My current research primarily focuses on mobility management procedures for 5G networks. With 5G networks stated to be exceptionally heterogeneous and dense, legacy mobility management procedures will be rendered ineffective. Henceforth, new perspectives and methodologies need to be developed for mobility management in future networks.
As part of this objective, in 2017, I published a paper titled “Mobility Management as a Service for 5G Networks” wherein the idea of having a mechanism that can provision sufficient flexibility in handling mobility events has been envisioned. Precisely, since the future networks will have devices with different applications with vastly varied QoS requirements as well as with different mobility profiles, a mechanism that is adaptive and can be provisioned on-demand will be the need of the hour.
An important aspect of mobility management are the handovers. Handovers empower the network to provision ubiquitous connectivity to the users. However, to execute this functionality, significant amount of messages are exchanged between the various core network entities. This might be understood as passing of instructions between the various network entities to ensure that a user moving from one radio tower to another does not lose connectivity. While the current state of the art maybe suffice the needs of 4G LTE and other legacy networks, future network scenarios will require more optimized signaling procedures. Here optimality entails metrics such as transmission cost, processing cost and latency. Henceforth, in order to address the aforementioned issue, I published a research article titled “Evolutionary 4G/5G network architecture assisted efficient handover signaling” in 2018.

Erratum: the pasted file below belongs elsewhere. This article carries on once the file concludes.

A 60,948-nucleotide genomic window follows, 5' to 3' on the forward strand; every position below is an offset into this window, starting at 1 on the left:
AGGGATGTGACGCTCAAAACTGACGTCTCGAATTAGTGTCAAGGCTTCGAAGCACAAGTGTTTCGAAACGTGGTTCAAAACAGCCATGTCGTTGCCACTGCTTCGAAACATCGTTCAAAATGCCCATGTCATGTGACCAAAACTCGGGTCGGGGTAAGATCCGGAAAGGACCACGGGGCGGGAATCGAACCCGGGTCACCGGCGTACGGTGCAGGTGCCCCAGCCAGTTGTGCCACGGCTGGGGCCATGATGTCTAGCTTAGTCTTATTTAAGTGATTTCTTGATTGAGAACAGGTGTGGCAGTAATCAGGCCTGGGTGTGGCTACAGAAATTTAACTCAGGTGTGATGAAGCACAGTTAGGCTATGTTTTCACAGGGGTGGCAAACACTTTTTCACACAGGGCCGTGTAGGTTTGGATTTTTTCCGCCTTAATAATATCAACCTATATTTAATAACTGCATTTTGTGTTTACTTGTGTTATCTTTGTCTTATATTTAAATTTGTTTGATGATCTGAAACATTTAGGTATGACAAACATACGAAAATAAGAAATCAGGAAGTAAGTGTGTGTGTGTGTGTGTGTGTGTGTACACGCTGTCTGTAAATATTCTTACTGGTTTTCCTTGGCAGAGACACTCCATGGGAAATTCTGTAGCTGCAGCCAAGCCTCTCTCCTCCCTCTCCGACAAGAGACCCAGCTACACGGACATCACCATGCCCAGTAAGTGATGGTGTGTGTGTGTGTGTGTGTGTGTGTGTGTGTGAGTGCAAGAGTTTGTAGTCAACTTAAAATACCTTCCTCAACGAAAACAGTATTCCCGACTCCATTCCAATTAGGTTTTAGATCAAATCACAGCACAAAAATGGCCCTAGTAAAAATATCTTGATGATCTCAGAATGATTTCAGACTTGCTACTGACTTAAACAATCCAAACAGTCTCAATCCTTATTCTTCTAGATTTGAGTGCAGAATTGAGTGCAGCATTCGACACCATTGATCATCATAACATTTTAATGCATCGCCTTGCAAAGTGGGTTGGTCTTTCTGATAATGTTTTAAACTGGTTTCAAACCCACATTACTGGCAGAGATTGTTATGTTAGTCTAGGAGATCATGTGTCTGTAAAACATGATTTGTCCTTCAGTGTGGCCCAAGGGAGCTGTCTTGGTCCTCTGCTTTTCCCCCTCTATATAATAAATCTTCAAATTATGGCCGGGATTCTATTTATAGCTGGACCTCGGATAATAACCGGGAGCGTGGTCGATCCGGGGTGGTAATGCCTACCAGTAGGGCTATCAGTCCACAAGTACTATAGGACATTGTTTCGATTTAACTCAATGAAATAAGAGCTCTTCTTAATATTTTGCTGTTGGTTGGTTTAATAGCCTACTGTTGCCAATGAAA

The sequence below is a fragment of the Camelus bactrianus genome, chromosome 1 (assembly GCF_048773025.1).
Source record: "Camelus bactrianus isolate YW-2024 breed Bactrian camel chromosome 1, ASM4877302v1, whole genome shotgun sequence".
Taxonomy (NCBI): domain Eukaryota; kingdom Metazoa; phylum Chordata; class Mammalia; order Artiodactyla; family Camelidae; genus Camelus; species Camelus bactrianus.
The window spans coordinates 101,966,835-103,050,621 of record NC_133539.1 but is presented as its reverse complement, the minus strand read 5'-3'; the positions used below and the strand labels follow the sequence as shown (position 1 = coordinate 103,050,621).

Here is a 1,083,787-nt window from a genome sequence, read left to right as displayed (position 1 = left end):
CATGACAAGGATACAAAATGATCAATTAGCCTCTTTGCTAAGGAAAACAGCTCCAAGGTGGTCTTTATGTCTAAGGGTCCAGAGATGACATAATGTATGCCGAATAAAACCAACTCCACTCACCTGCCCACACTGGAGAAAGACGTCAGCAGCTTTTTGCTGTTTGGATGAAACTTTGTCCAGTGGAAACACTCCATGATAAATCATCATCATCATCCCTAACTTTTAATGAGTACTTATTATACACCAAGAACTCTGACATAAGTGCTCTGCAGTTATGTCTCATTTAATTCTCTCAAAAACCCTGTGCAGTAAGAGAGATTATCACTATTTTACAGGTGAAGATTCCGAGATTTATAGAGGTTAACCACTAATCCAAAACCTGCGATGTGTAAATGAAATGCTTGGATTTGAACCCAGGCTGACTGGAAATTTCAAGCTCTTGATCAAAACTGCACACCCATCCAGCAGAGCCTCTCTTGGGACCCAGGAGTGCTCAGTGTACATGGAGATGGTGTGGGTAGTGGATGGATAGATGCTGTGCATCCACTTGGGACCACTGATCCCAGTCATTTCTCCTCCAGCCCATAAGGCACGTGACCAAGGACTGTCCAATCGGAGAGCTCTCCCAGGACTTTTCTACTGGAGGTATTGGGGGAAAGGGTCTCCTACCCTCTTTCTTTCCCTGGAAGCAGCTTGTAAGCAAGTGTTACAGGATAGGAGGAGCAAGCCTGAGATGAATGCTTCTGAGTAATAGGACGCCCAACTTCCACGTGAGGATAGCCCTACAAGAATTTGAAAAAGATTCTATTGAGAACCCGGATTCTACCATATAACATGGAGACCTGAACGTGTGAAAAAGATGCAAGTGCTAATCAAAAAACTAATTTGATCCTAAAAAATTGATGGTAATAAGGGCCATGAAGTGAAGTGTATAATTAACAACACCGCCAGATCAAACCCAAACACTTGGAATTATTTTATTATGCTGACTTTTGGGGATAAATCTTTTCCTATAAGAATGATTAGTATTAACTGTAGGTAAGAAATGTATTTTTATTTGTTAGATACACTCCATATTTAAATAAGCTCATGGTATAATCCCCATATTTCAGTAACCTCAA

Another aspect of mobility management is the association of users to access points. While traditional methods involve utilizing only the received signal strength/quality parameter, future MM strategies will necessitate that other parameters are also considered in conjunction when assigning an access point. This will help ensure that the requested QoS is provisioned as well as the issue of frequent handovers is avoided. And so, taking cognizance of these issues the current research effort is to devise optimal user association strategies.